2. Who get screwed under the current system because their stocks and bonds and dividends are treated the same tax-wise as wages. They would still be treated as wages, but everyone else in the stock and bond boat would be taxed the same.

I was going to run all the calculations on owning IBM stock, but the sun is getting low in the west and I’ve real work to do.


The Tax Debate

Filed under: Money,Taxes — site admin @ 7:56 pm

When you hear the “families making more than $250,000.00” as the threshold for potential tax cuts what do you think? Do you think that means that they earn $250,000.00 and then subtract their home mortgage and charitable donations? You would be wrong. You would also be wrong if you thought Joe the Plumber was upset about the potential to gross $250k and have to pay taxes on all of it.

You would be wrong if you believe the argument that taxing those making more than $250k would reduce hiring or small company spending. The truth is that whatever you spend your company funds on – as long as it’s ordinary and necessary – reduces your tax bill. Let me restate that. Any small company owner that says they are holding off on hiring because of the potential for their tax bill to go up – on taxable income (taxable meaning the part that’s left over after paying business expenses) – is disingenuous, a liar, uninformed or perhaps greedy.

Here’s a simple example: company A (a pretty small company) grosses $30,000/month in retail sales. Assuming a markup of 30% approximately $23,000 goes to inventory. Cheap rent might be as low as $500.00 for a smallish shop; utilities maybe another $150. That leaves $6350 in the shop owner’s pocket. Subtract a barely over minimum wage full time employee (assume the owner keeps whatever is left) at around $2,000/mo and business insurance and there’s only $4350 left. I’m not counting a lot of business expenses that the owner could have, but you can see how this business that grosses $360,000 year leaves the owner with $48k/year. Guess which tax bracket this owner is in? If s/he’s married and has a child, next to nothing.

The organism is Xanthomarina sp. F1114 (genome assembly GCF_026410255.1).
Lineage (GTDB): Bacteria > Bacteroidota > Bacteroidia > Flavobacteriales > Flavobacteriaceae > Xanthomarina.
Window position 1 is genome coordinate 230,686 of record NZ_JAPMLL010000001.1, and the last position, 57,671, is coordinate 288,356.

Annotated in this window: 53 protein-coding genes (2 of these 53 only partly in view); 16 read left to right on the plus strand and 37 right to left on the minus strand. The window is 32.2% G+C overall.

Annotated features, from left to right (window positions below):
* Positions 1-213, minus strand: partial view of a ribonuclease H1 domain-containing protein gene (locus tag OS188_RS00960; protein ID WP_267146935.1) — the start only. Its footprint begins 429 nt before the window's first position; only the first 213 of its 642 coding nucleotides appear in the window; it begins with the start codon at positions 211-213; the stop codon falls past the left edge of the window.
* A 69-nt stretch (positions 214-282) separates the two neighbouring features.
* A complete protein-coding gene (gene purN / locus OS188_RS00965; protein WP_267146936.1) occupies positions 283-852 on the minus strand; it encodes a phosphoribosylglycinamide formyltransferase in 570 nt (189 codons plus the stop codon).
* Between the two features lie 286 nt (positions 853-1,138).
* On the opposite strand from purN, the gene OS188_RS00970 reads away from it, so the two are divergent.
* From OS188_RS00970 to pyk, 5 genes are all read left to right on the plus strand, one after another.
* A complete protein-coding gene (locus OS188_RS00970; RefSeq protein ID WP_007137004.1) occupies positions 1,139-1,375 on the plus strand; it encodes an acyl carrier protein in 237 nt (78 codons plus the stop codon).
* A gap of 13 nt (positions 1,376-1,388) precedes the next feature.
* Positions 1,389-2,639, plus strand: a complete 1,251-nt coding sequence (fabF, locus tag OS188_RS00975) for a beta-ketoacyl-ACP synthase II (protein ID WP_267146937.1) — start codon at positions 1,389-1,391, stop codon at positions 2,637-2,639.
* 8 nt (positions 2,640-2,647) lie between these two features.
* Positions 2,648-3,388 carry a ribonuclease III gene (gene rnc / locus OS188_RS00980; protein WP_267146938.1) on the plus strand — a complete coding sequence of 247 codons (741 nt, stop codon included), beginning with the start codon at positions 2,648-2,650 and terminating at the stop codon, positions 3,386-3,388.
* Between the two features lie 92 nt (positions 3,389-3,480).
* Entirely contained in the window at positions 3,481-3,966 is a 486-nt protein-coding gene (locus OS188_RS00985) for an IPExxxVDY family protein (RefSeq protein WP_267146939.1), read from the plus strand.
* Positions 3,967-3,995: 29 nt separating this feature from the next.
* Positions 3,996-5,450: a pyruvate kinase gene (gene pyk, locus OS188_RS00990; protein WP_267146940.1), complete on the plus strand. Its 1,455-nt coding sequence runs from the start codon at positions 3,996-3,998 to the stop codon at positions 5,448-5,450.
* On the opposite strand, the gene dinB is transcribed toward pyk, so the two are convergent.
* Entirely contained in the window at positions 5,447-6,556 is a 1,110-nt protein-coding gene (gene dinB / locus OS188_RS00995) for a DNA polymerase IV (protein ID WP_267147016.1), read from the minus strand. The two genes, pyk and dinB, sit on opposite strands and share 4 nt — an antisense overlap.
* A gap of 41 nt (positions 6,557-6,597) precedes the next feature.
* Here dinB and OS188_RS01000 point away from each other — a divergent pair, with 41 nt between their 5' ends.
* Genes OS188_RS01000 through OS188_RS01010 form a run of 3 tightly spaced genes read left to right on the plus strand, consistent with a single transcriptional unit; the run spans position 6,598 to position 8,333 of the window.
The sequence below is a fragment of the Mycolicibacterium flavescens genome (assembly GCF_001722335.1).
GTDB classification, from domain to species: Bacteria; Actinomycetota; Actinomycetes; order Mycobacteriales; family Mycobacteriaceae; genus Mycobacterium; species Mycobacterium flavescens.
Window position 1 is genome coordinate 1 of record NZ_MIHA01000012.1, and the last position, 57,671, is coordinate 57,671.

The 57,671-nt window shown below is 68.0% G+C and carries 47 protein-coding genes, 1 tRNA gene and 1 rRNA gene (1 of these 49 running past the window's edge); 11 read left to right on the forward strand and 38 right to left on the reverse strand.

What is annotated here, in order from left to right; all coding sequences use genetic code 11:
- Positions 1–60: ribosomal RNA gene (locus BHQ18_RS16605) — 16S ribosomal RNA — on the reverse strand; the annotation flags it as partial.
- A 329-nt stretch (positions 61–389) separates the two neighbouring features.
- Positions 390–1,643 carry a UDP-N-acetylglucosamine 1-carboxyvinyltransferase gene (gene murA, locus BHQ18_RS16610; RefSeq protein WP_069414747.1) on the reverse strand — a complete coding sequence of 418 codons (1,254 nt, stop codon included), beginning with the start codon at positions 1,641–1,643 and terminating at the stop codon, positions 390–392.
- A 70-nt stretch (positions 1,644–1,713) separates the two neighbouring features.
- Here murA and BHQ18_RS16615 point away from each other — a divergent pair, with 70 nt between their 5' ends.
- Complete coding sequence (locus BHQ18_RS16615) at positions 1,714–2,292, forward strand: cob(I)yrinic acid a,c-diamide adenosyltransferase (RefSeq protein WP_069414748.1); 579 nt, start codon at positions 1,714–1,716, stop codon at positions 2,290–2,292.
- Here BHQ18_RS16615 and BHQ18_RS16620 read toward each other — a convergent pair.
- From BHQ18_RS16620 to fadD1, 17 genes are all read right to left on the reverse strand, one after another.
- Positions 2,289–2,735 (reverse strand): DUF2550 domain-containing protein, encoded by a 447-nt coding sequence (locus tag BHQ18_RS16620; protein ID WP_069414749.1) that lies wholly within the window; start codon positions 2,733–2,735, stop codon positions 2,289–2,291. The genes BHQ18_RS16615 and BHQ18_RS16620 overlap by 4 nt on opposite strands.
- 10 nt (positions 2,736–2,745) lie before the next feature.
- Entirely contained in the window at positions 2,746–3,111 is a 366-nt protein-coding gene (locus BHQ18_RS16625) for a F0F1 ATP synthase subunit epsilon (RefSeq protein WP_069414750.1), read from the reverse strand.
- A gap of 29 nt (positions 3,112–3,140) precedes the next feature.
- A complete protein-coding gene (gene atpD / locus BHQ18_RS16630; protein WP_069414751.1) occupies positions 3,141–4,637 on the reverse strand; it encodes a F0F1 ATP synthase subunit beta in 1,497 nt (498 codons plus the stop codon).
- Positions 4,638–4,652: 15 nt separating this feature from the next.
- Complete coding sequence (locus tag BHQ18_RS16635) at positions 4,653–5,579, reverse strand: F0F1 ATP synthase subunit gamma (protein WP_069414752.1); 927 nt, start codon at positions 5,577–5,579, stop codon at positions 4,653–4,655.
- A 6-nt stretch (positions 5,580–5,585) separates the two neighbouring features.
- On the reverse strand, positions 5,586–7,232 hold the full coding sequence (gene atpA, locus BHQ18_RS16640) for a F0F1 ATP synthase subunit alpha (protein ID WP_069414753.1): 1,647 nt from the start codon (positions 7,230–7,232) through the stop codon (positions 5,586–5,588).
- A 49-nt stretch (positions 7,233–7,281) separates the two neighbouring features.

To be left with over $250k taxable income you aren’t talking about most people’s idea of a small business anymore. You aren’t even talking about Congress’ idea of a small business anymore.

Let’s look at Joe the (lying) Plumber’s business. (more…)


Intel lookback

Filed under: Money,Stocks,Taxes — site admin @ 10:08 am

I wrote about using the low stock prices at the beginning of this year to lower your taxes a little and to lower how much you have “at risk” in Intel (INTC). If you had followed the 100 share strategy I mentioned in March here’s what would have happened.
First, let me arbitrarily pick June 1, 2007 as your original purchase date. INTC closed at $22.36. For simplicity I’m going to use the close price of the day. I’m also going to ignore the August 3, 2007 dividend (simply because I haven’t checked the ex-dividend date. I will count the intervening dividends)

  • Purchase 100 shares of INTC June 1, 2007 = $2,236.00 (plus commissions, discount brokers will run around $10, others will run as high as $50-$75)
  • November 5, 2007 dividends of $0.113 = $11.30 added to your account (using the discount broker you just made back your commissions)
  • February 5, 2008 dividend $0.128 = $12.80
  • May 5, 2008 $0.14 = $14.00
  • August 5, 2008 $0.14 = $14.00
  • November 5, 2008 $0.14 = $14.00
  • February 4, 2009 $0.14 = $14.00
  • May 5, 2009 $0.14 = $14.00 (only counting 100 shares worth of dividends, the ex-date timing could have doubled that)

If you had read the article on March 4, and decided that I wasn’t crazy, you could have bought your new 100 shares for $12.31 = $1,231.00. Holding the shares for around 35 days, you would have sold your “first in” shares on June 5, at $15.92 at the close $1,592.00. This gives you a $644.00 loss based upon the original purchase price on June 1, 2007. In a couple of transactions you have lowered your basis – or purchase price – in INTC, thrown off some beneficial tax losses and kept the same number of shares in your account. The long term capital loss over $3,000.00 can be applied to gains if you had them or carried forward for when you do have them.